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Latino Daily News

Thursday June 16, 2011

ICE Testimony Before Senate on ‘Illegal Tunnels’ at U.S.-Mexico Border

ICE Testimony Before Senate on ‘Illegal Tunnels’ at U.S.-Mexico Border

Photo: Illegal Tunnel

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The following is the testimony of Executive Associate Director James A. Dinkins, Immigration and Customs Enforcement, before the Senate Caucus on international narcotics control and “illegal tunnels on the southwest border”. 

The use of clandestine cross-border tunnels represents a unique tactic that is being used by transnational criminal organizations. These groups continue to invest in techniques to circumvent border security and have demonstrated enduring and creative, evolving capabilities to construct and use underground passageways to transport narcotics, people, and other dangerous and contraband into the continental United States. For these reasons, a Tunnel Strategy Appendix is now included in the National Southwest Border Counternarcotics Strategy.

Illicit tunnel activity has been on the rise since the first documented tunnel was discovered in 1990. Since then, 154 tunnel attempts have been discovered, all but one of which were located along the Southwest border. Over the past several years, law enforcement has seen a marked increase in the number and sophistication of tunnels. This increase is a direct result of increased pressure by federal, state, and local law enforcement authorities against transnational criminal organizations, driving them to adapt and evolve their smuggling tactics, techniques and routes.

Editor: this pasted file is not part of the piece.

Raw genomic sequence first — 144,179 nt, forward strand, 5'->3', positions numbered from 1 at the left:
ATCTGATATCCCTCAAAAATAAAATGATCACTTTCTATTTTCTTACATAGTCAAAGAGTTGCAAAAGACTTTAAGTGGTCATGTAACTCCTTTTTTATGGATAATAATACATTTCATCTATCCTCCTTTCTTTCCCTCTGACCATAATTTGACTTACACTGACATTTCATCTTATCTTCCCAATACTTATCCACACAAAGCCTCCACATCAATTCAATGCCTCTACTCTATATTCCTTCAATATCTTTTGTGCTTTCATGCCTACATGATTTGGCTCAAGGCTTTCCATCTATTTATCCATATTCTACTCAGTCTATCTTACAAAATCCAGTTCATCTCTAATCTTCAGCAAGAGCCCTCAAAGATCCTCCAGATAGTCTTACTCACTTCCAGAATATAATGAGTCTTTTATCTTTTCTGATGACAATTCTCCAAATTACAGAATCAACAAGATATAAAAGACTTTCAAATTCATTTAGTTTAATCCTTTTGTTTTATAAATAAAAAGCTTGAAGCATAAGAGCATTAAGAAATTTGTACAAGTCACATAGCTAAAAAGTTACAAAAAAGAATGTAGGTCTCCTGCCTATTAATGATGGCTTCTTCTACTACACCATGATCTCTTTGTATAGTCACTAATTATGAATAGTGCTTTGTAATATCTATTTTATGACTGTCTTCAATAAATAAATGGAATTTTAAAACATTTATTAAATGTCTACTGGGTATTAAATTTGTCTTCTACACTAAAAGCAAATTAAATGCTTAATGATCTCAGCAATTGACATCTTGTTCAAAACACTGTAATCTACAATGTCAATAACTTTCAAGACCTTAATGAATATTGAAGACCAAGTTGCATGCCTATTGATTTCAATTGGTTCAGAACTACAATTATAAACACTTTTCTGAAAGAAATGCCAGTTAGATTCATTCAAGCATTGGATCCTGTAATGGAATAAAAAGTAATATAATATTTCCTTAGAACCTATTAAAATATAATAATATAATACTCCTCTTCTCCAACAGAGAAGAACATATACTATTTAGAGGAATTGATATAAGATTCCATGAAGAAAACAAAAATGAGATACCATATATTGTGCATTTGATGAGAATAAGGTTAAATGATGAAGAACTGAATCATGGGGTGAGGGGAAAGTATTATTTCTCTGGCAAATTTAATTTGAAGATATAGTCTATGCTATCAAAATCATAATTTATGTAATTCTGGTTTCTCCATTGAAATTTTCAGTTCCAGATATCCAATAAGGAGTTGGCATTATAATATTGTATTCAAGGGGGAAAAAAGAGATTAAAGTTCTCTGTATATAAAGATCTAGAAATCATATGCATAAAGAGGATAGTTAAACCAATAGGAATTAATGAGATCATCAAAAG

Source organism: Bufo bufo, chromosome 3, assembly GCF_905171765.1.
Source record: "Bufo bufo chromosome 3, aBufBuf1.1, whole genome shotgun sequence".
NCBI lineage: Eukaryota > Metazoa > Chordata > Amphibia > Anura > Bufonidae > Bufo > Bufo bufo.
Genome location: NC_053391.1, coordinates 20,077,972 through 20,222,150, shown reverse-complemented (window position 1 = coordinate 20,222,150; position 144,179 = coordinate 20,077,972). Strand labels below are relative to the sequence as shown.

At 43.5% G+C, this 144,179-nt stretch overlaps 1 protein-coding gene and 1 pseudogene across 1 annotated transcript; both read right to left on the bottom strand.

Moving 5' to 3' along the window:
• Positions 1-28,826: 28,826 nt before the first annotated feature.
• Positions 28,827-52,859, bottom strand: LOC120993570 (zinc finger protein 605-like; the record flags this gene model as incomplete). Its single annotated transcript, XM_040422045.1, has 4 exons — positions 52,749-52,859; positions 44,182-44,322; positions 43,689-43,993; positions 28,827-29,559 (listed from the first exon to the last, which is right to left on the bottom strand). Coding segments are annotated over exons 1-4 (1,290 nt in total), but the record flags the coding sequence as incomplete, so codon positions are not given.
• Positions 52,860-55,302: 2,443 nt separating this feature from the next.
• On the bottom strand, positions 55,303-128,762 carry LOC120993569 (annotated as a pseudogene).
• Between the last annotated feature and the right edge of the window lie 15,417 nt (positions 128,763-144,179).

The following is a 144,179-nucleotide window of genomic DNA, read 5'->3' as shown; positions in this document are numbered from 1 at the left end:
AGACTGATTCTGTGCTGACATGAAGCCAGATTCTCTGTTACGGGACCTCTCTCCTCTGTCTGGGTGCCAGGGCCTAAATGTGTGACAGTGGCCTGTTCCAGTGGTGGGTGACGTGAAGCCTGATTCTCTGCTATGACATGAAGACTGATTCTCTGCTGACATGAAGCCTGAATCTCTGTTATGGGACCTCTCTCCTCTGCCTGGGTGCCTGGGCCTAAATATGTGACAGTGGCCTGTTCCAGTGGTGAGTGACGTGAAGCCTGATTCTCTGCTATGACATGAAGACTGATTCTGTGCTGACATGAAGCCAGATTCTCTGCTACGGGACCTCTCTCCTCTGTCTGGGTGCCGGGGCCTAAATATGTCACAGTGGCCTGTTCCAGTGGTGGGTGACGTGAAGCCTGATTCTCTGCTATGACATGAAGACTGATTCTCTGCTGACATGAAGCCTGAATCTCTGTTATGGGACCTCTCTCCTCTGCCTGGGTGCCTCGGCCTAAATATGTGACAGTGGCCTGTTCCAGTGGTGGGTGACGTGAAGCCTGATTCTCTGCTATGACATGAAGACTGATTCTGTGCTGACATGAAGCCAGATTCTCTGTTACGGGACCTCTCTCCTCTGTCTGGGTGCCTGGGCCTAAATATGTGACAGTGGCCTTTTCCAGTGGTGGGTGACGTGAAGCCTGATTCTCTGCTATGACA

The considerable sophistication, as well as the extensive time and labor that go into the construction of tunnels, suggest that smugglers consider tunnels to be a useful investment despite the risk of discovery and interdiction. An example of this is the nearly half-mile cross-border tunnel discovered in San Diego, California on November 25, 2010, by agents on the ICE-led Border Enforcement Security Task Force (BEST) Tunnel Task Force (TTF). The tunnel traveled 2,200 feet at a depth of 90 feet and included shoring, electricity, ventilation, and a rail system to assist in ferrying contraband. The entrance was concealed under a hydraulic steel door in the kitchen of a Tijuana, Mexico residence. The tunnel exited into a warehouse near the Otay Mesa port of entry in California. It is estimated this tunnel took more than a year to construct at a cost of more than $1 million.

Successfully countering illegal tunnels requires investigations that disrupt and dismantle the criminal organizations responsible for their construction and use. These crucial investigations are best supported by two critical capabilities: intelligence collection and sharing related to the planning, financing, construction, and use of tunnels; and the detection of tunnel construction and smuggling activities.